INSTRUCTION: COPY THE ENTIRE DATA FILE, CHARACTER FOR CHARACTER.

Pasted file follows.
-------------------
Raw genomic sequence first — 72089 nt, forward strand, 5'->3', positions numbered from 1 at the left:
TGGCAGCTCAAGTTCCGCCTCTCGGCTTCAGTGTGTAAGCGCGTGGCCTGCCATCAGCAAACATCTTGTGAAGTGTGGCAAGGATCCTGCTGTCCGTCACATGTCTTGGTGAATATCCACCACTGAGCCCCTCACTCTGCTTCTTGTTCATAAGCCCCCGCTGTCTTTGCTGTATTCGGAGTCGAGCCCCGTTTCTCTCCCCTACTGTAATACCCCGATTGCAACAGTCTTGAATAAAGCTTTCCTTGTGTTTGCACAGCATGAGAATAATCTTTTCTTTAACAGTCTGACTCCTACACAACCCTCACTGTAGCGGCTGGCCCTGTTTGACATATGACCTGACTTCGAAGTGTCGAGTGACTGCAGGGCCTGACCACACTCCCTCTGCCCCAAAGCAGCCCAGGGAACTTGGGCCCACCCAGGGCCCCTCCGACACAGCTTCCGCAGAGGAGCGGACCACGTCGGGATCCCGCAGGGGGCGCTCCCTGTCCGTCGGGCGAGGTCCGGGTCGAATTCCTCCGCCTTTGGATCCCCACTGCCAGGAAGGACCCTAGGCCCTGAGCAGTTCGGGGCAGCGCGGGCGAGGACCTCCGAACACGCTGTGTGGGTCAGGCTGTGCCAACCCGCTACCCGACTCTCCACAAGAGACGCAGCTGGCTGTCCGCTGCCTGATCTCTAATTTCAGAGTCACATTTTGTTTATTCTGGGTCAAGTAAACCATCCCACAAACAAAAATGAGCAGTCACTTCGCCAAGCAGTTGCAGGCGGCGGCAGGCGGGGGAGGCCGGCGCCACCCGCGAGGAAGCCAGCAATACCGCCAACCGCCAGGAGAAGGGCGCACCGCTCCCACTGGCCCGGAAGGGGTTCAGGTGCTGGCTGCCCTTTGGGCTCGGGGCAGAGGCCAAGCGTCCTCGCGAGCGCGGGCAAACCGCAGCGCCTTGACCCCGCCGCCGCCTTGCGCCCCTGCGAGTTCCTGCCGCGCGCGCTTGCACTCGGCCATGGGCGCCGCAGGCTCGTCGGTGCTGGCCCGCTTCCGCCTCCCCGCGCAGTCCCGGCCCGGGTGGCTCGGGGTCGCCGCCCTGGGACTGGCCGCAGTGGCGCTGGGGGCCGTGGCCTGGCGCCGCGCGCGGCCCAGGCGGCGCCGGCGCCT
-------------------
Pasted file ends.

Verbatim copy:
Raw genomic sequence first — 72089 nt, forward strand, 5'->3', positions numbered from 1 at the left:
TGGCAGCTCAAGTTCCGCCTCTCGGCTTCAGTGTGTAAGCGCGTGGCCTGCCATCAGCAAACATCTTGTGAAGTGTGGCAAGGATCCTGCTGTCCGTCACATGTCTTGGTGAATATCCACCACTGAGCCCCTCACTCTGCTTCTTGTTCATAAGCCCCCGCTGTCTTTGCTGTATTCGGAGTCGAGCCCCGTTTCTCTCCCCTACTGTAATACCCCGATTGCAACAGTCTTGAATAAAGCTTTCCTTGTGTTTGCACAGCATGAGAATAATCTTTTCTTTAACAGTCTGACTCCTACACAACCCTCACTGTAGCGGCTGGCCCTGTTTGACATATGACCTGACTTCGAAGTGTCGAGTGACTGCAGGGCCTGACCACACTCCCTCTGCCCCAAAGCAGCCCAGGGAACTTGGGCCCACCCAGGGCCCCTCCGACACAGCTTCCGCAGAGGAGCGGACCACGTCGGGATCCCGCAGGGGGCGCTCCCTGTCCGTCGGGCGAGGTCCGGGTCGAATTCCTCCGCCTTTGGATCCCCACTGCCAGGAAGGACCCTAGGCCCTGAGCAGTTCGGGGCAGCGCGGGCGAGGACCTCCGAACACGCTGTGTGGGTCAGGCTGTGCCAACCCGCTACCCGACTCTCCACAAGAGACGCAGCTGGCTGTCCGCTGCCTGATCTCTAATTTCAGAGTCACATTTTGTTTATTCTGGGTCAAGTAAACCATCCCACAAACAAAAATGAGCAGTCACTTCGCCAAGCAGTTGCAGGCGGCGGCAGGCGGGGGAGGCCGGCGCCACCCGCGAGGAAGCCAGCAATACCGCCAACCGCCAGGAGAAGGGCGCACCGCTCCCACTGGCCCGGAAGGGGTTCAGGTGCTGGCTGCCCTTTGGGCTCGGGGCAGAGGCCAAGCGTCCTCGCGAGCGCGGGCAAACCGCAGCGCCTTGACCCCGCCGCCGCCTTGCGCCCCTGCGAGTTCCTGCCGCGCGCGCTTGCACTCGGCCATGGGCGCCGCAGGCTCGTCGGTGCTGGCCCGCTTCCGCCTCCCCGCGCAGTCCCGGCCCGGGTGGCTCGGGGTCGCCGCCCTGGGACTGGCCGCAGTGGCGCTGGGGGCCGTGGCCTGGCGCCGCGCGCGGCCCAGGCGGCGCCGGCGCCT